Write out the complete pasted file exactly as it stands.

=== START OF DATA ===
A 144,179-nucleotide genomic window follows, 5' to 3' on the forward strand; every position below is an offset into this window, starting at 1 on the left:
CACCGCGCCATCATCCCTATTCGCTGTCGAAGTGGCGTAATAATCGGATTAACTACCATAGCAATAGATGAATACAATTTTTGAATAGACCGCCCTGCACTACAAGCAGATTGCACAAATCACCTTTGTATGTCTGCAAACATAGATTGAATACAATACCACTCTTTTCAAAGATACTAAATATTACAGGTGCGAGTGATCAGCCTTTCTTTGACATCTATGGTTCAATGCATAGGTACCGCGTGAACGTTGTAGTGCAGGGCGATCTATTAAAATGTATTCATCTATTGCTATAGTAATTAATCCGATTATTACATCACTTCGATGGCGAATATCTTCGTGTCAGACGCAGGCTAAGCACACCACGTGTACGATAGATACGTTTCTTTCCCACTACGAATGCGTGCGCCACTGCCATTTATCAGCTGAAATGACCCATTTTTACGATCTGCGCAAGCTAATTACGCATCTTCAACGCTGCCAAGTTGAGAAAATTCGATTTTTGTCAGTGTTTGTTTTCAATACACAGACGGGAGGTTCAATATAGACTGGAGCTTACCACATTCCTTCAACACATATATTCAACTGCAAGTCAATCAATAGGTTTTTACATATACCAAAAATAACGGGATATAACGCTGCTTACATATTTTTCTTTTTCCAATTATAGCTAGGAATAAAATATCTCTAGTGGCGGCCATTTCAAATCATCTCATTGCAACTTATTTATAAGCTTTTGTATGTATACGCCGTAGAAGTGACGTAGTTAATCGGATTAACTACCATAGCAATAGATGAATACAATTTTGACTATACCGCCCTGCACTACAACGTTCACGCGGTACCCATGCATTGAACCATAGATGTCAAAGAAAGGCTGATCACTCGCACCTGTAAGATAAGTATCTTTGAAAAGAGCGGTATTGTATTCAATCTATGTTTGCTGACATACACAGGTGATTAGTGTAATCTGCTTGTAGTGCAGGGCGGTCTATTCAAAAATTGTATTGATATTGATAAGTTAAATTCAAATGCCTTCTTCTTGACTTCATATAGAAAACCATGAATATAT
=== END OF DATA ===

A 144,179-nucleotide genomic window follows, 5' to 3' on the forward strand; every position below is an offset into this window, starting at 1 on the left:
CACCGCGCCATCATCCCTATTCGCTGTCGAAGTGGCGTAATAATCGGATTAACTACCATAGCAATAGATGAATACAATTTTTGAATAGACCGCCCTGCACTACAAGCAGATTGCACAAATCACCTTTGTATGTCTGCAAACATAGATTGAATACAATACCACTCTTTTCAAAGATACTAAATATTACAGGTGCGAGTGATCAGCCTTTCTTTGACATCTATGGTTCAATGCATAGGTACCGCGTGAACGTTGTAGTGCAGGGCGATCTATTAAAATGTATTCATCTATTGCTATAGTAATTAATCCGATTATTACATCACTTCGATGGCGAATATCTTCGTGTCAGACGCAGGCTAAGCACACCACGTGTACGATAGATACGTTTCTTTCCCACTACGAATGCGTGCGCCACTGCCATTTATCAGCTGAAATGACCCATTTTTACGATCTGCGCAAGCTAATTACGCATCTTCAACGCTGCCAAGTTGAGAAAATTCGATTTTTGTCAGTGTTTGTTTTCAATACACAGACGGGAGGTTCAATATAGACTGGAGCTTACCACATTCCTTCAACACATATATTCAACTGCAAGTCAATCAATAGGTTTTTACATATACCAAAAATAACGGGATATAACGCTGCTTACATATTTTTCTTTTTCCAATTATAGCTAGGAATAAAATATCTCTAGTGGCGGCCATTTCAAATCATCTCATTGCAACTTATTTATAAGCTTTTGTATGTATACGCCGTAGAAGTGACGTAGTTAATCGGATTAACTACCATAGCAATAGATGAATACAATTTTGACTATACCGCCCTGCACTACAACGTTCACGCGGTACCCATGCATTGAACCATAGATGTCAAAGAAAGGCTGATCACTCGCACCTGTAAGATAAGTATCTTTGAAAAGAGCGGTATTGTATTCAATCTATGTTTGCTGACATACACAGGTGATTAGTGTAATCTGCTTGTAGTGCAGGGCGGTCTATTCAAAAATTGTATTGATATTGATAAGTTAAATTCAAATGCCTTCTTCTTGACTTCATATAGAAAACCATGAATATAT